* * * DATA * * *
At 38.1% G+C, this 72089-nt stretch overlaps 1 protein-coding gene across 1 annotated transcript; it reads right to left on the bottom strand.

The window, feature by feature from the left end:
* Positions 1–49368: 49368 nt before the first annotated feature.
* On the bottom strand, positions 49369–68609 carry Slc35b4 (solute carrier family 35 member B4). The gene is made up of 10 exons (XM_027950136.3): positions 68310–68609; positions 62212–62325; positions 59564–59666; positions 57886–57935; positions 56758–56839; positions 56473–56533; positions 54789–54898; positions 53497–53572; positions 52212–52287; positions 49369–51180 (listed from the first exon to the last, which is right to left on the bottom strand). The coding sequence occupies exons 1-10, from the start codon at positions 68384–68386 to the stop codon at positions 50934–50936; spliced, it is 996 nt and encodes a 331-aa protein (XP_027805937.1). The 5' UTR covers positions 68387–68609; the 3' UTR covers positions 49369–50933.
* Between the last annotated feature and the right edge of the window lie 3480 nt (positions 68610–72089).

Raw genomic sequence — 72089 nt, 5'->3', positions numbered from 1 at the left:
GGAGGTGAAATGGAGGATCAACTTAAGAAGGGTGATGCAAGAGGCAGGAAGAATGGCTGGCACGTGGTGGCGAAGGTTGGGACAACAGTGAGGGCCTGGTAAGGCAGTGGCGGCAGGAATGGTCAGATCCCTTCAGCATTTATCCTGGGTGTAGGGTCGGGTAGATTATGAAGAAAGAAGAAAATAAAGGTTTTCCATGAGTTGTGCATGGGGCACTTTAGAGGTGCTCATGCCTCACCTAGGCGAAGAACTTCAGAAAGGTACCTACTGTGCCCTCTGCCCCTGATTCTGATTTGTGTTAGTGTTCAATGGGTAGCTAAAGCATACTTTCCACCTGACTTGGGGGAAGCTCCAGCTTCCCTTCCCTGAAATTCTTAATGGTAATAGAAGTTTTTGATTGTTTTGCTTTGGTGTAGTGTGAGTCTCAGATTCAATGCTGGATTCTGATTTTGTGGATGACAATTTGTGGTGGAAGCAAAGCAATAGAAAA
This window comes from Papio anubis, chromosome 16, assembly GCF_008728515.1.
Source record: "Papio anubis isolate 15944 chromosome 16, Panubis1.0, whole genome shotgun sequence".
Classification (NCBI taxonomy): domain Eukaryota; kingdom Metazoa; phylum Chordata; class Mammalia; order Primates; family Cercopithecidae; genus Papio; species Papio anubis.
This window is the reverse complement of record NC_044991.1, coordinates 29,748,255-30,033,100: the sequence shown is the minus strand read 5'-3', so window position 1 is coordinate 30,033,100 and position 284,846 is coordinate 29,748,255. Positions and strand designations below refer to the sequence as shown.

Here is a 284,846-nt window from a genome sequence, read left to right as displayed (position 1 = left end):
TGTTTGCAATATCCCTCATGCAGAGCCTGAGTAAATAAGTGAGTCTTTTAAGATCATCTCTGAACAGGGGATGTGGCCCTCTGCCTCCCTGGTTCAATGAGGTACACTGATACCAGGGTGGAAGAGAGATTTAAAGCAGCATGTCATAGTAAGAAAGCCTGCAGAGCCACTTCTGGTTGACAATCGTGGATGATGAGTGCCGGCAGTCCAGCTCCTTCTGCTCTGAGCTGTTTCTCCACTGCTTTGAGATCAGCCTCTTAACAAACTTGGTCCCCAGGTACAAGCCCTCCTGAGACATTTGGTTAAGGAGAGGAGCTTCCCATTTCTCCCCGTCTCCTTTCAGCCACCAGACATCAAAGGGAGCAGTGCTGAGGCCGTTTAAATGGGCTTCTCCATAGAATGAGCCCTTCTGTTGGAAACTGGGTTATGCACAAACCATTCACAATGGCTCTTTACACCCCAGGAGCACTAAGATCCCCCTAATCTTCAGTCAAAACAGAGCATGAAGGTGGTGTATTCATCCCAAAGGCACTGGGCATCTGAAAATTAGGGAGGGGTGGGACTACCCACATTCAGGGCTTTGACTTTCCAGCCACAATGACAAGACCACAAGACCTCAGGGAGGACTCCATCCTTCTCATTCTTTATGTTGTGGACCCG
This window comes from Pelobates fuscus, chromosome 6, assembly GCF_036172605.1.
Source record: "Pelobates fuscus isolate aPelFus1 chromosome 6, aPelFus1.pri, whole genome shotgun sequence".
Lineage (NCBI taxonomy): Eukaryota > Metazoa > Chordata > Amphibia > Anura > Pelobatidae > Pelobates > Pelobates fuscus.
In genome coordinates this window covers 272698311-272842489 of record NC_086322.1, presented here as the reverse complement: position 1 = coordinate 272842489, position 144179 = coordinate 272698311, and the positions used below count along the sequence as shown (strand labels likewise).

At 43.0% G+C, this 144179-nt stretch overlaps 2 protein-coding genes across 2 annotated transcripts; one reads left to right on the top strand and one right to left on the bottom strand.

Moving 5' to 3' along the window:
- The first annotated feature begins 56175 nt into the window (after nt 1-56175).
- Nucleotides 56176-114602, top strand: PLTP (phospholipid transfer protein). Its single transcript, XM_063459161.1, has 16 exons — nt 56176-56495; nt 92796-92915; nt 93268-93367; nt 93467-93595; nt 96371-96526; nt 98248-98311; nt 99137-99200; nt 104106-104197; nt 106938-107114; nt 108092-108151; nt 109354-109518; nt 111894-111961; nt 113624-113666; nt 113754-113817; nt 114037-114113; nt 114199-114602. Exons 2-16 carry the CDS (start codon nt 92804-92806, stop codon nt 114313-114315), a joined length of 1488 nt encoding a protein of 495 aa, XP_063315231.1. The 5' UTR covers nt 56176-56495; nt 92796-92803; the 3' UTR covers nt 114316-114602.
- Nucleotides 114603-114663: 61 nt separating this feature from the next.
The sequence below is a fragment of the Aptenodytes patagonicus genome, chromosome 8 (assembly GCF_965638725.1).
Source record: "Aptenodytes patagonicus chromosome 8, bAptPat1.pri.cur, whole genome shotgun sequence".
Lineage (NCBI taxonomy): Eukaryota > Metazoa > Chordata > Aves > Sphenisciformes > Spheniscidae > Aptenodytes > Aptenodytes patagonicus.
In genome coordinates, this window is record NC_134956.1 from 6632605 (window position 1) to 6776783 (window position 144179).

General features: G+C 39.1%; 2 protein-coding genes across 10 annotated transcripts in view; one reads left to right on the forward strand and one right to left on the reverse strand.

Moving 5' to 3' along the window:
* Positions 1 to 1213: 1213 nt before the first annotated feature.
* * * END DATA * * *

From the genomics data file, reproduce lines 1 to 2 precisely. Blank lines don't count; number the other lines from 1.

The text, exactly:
At 38.1% G+C, this 72089-nt stretch overlaps 1 protein-coding gene across 1 annotated transcript; it reads right to left on the bottom strand.

The window, feature by feature from the left end: